We argued all the way through the rest of Indiana and Kentucky and into Tennessee before finally getting to our campground…late and tired and in the dark…deciding that we should just agree to disagree and try to get some sleep. Neither of us slept very much…there are different night noises in Tennessee and unsettled hearts do not quiet well. Apparently, the correct answer was that I would save them both but that wasn’t the question that was asked. If I could only save one “who would it be?” was the question and I thought it was quite obvious that my priority would have to be the child. I even told Jaime outright that if the situation were reversed that she had better save the child and let me drown! That didn’t help the conversation. The morning was gloomy and foggy. We had our breakfast and headed out of the campground and into the Great Smoky Mountains. We were headed to Roan Mountain State Park for two nights. We didn’t talk much except about the beauty of the mountains as the morning fog was lifting off the ground and creeping in and out of the valley floors. It was truly beautiful!
By the afternoon we had reached the park and had set up our camp and had gone out for a walk along the trails. Our tempers had cooled and we were both ready to have a real conversation. I kept trying to explain that as a parent it is my responsibility to do all I can to preserve and protect the life of my child and it the drowning scenario I would most obviously go for the child first. I did make sure to add to my argument that if there were time I would come back and try to save her as well. That was not the right thing to say either; she was getting frustrated and I was at a loss. I just didn’t know how to explain it any differently. There was something I was definitely missing. After the walk we put some brats on the grill and sat and enjoyed another very quiet dinner and evening by the campfire, no longer angry but at an impasse neither of knowing what more to say or do.
In the morning after a bite to eat we went for a walk on another trail in the park up to a ridge overlooking the Great Smokies and watched as the morning fog rolled through the mountains. It crept into every nook and cranny and then lifted with the slightest breeze before settling back down into the valley. For us too there was a fog of misunderstanding that would seem to lift and clear for a moment but then a misspoken or unspoken word would bring the shroud down and cloud our understanding once again. Later that morning we took a drive down to Gatlinburg just to see what was there. The drive was amazing! The town itself is pretty cool as well nestled into the hillsides. We strolled through the streets and tried to move past the argument that had been confounding us both. We browsed trinket shops and tourist traps and even got dressed up in old west fashion and had our picture taken. Neither of us spoke about who should be saved from drowning or why but there was an undercurrent tugging at both our hearts as we drove back up to Roan Mountain for the night.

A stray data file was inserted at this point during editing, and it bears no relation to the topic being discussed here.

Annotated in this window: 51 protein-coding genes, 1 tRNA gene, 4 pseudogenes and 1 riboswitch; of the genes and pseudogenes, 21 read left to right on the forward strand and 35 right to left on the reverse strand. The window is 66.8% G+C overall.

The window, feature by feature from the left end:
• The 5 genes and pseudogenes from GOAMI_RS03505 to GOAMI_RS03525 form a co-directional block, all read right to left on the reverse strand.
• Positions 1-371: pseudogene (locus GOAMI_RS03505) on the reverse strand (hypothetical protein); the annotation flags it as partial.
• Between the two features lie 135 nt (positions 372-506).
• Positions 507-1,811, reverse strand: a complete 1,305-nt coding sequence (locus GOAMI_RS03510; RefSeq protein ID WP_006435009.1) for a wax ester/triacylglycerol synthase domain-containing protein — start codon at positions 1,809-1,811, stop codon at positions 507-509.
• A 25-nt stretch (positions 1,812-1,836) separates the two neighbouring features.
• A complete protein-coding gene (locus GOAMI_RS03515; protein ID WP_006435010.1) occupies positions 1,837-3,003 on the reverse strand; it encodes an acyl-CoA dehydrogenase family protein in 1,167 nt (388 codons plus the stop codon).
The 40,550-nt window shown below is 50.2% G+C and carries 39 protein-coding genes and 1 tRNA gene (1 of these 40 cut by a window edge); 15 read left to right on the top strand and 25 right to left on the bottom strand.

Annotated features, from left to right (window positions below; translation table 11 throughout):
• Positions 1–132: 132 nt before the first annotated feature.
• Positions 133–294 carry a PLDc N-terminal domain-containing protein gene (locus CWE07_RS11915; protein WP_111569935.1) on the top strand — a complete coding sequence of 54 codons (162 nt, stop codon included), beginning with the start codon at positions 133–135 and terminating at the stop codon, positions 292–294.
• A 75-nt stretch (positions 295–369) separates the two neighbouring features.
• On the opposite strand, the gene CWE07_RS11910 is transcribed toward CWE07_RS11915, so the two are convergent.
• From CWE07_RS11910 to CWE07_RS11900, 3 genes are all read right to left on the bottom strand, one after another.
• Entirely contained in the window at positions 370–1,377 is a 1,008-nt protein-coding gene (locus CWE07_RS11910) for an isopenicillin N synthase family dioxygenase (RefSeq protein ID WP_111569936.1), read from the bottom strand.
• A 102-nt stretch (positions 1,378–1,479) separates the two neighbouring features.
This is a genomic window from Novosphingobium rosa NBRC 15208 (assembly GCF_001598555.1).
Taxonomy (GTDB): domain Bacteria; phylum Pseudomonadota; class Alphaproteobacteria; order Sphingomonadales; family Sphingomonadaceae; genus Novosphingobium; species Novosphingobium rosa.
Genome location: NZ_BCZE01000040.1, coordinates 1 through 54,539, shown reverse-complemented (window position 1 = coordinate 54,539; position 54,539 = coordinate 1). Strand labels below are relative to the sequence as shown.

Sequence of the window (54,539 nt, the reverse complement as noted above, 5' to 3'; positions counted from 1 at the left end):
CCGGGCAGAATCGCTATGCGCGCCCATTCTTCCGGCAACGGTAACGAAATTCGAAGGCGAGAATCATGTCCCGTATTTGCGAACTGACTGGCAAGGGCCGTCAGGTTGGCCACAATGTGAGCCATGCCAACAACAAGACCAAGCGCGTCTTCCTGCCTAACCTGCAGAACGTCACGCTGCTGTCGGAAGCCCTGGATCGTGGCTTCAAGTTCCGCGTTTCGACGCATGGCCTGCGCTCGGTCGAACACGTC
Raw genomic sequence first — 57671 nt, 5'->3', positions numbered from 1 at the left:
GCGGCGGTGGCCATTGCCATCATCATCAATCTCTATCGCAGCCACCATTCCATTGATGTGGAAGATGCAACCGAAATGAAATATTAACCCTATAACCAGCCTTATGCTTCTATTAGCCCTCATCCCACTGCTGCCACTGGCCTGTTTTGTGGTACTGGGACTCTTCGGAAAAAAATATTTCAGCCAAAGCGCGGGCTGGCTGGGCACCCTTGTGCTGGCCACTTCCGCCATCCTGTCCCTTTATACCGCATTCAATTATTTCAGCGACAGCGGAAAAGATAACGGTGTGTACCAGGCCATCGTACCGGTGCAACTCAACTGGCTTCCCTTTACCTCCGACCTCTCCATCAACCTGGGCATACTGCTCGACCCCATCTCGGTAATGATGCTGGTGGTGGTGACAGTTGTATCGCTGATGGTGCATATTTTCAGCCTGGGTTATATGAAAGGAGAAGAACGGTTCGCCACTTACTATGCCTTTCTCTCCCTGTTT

In the right setting and in the Good Lord’s timing, a campfire can soften a heart and put people in a state of mind that is less defended and more relaxed and most honest. Some of the best conversations I have had have been around a campfire. That night we were finally able to speak in terms that each of us could understand and accept. We began talking about the last couple of days more in terms of how the argument had separated us and how we did not want this to be what our life was like if we disagreed on something. I realized that my answer to ‘who would you save’ seemed a bit too ‘mater-of-fact’ and seemed to just cast my wife aside as unimportant to me – which couldn’t have been farther from the truth. That had been the whole crux of the argument – I had made her feel unimportant and dispensable. In my distraction I had blurted out an answer that should have had more thought…or at least a little more consideration for her feelings. After I was able to explain this in a more loving way she also agreed that the one to save would be the child – she just didn’t like being made to feel unappreciated. I never made that mistake again…I just love a good campfire.
We slept that night finally at peace with each other. There were still some bruised feelings but the hurt was behind us. It was that night that we promised never to use words like ‘always’ and ‘never’ in our arguments because things are never always one way or another. In the morning we got up early and packed the truck and headed out of Tennessee and on to South Carolina. We were only half way through our vacation…
First Vacation (long drive home)….click here for the final part of the story!
First Vacation (the set-up)…click here for the beginning of the story!